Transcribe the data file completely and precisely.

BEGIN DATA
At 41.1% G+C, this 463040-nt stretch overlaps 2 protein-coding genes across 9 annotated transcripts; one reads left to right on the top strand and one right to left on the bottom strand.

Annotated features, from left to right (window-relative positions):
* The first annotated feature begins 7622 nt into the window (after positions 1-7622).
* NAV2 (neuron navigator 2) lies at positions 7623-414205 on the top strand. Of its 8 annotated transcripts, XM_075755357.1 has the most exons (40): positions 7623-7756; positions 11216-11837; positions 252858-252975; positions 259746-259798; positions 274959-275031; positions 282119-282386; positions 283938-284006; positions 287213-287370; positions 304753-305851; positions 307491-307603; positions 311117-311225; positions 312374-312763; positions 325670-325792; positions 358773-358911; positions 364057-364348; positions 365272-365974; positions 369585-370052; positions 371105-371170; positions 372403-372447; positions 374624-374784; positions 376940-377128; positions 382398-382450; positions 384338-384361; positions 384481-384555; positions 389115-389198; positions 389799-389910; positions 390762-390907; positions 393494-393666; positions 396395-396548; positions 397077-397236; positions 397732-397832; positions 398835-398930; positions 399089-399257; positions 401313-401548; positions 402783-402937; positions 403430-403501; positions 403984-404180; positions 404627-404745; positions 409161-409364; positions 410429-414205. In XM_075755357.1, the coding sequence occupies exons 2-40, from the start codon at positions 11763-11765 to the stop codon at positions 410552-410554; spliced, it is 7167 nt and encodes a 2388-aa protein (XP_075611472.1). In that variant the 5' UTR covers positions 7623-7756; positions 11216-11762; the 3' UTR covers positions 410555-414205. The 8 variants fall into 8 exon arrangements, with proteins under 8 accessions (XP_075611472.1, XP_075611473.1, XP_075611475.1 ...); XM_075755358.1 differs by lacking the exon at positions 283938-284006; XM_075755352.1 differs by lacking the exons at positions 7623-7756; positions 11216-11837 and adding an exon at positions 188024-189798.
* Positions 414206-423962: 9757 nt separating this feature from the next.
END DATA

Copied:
At 41.1% G+C, this 463040-nt stretch overlaps 2 protein-coding genes across 9 annotated transcripts; one reads left to right on the top strand and one right to left on the bottom strand.

Annotated features, from left to right (window-relative positions):
* The first annotated feature begins 7622 nt into the window (after positions 1-7622).
* NAV2 (neuron navigator 2) lies at positions 7623-414205 on the top strand. Of its 8 annotated transcripts, XM_075755357.1 has the most exons (40): positions 7623-7756; positions 11216-11837; positions 252858-252975; positions 259746-259798; positions 274959-275031; positions 282119-282386; positions 283938-284006; positions 287213-287370; positions 304753-305851; positions 307491-307603; positions 311117-311225; positions 312374-312763; positions 325670-325792; positions 358773-358911; positions 364057-364348; positions 365272-365974; positions 369585-370052; positions 371105-371170; positions 372403-372447; positions 374624-374784; positions 376940-377128; positions 382398-382450; positions 384338-384361; positions 384481-384555; positions 389115-389198; positions 389799-389910; positions 390762-390907; positions 393494-393666; positions 396395-396548; positions 397077-397236; positions 397732-397832; positions 398835-398930; positions 399089-399257; positions 401313-401548; positions 402783-402937; positions 403430-403501; positions 403984-404180; positions 404627-404745; positions 409161-409364; positions 410429-414205. In XM_075755357.1, the coding sequence occupies exons 2-40, from the start codon at positions 11763-11765 to the stop codon at positions 410552-410554; spliced, it is 7167 nt and encodes a 2388-aa protein (XP_075611472.1). In that variant the 5' UTR covers positions 7623-7756; positions 11216-11762; the 3' UTR covers positions 410555-414205. The 8 variants fall into 8 exon arrangements, with proteins under 8 accessions (XP_075611472.1, XP_075611473.1, XP_075611475.1 ...); XM_075755358.1 differs by lacking the exon at positions 283938-284006; XM_075755352.1 differs by lacking the exons at positions 7623-7756; positions 11216-11837 and adding an exon at positions 188024-189798.
* Positions 414206-423962: 9757 nt separating this feature from the next.